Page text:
“The annual meeting for the American Historical Association is the oldest and largest society of historians in the United States,” said Meznar. Speaking to Eastern’s students, she added, “It is quite an honor that two of our students were among the 28 students meeting-wide to be selected for the poster session. With the support of outstanding faculty mentors, our majors are engaged in high-caliber research that is showcased in top-tier professional conferences.”

The American Historical Association is a nonprofit membership organization founded in 1884 and incorporated by Congress in 1889 for the promotion of historical studies. The AHA provides leadership for the discipline, protects academic freedom, develops professional standards, aids in the pursuit and publication of scholarship, generates innovative teaching, and supplies various services to sustain and enhance the work of its members. As the largest organization of professional historians in the world, the AHA represents more than 12,000 members and serves historians representing every historical period and geographical area.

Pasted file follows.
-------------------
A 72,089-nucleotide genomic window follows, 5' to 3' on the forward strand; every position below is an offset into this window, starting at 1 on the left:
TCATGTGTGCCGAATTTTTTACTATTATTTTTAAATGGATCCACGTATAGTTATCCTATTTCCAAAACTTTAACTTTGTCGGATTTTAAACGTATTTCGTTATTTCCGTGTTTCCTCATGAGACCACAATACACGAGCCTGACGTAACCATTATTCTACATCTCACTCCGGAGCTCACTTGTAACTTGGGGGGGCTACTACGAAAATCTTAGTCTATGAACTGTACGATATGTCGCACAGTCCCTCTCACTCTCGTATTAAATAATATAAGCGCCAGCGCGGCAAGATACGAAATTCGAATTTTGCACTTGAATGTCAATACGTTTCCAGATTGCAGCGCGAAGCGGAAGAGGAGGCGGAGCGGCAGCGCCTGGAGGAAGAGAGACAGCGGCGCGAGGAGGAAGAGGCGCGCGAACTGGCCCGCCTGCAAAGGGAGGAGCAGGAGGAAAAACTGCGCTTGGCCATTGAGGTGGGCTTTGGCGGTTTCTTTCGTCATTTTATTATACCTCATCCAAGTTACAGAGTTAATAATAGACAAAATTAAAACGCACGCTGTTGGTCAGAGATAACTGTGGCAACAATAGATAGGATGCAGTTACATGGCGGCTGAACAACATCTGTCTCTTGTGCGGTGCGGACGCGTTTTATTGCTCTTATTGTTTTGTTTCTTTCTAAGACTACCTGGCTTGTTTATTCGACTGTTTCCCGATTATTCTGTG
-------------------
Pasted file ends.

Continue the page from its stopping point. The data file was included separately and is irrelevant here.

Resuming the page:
Written by Michael Rouleau

Eastern Announces Results of 2018 TIMPANI Toy Study

The stackable, magnetic, bottle-shaped “Magz Clix” scored highest for engaging children in mindful play and was named Eastern’s 2018 TIMPANI Toy of the Year.

Written by Ed Osborn

On Dec. 4, Eastern Connecticut State University’s Center for Early Childhood Education announced that “Magz Clix” (previously known as “Bottle Clix”) by Magz® has been named the 2018 TIMPANI toy. TIMPANI stands for “Toys that Inspire Mindful Play and Nurture Imagination.”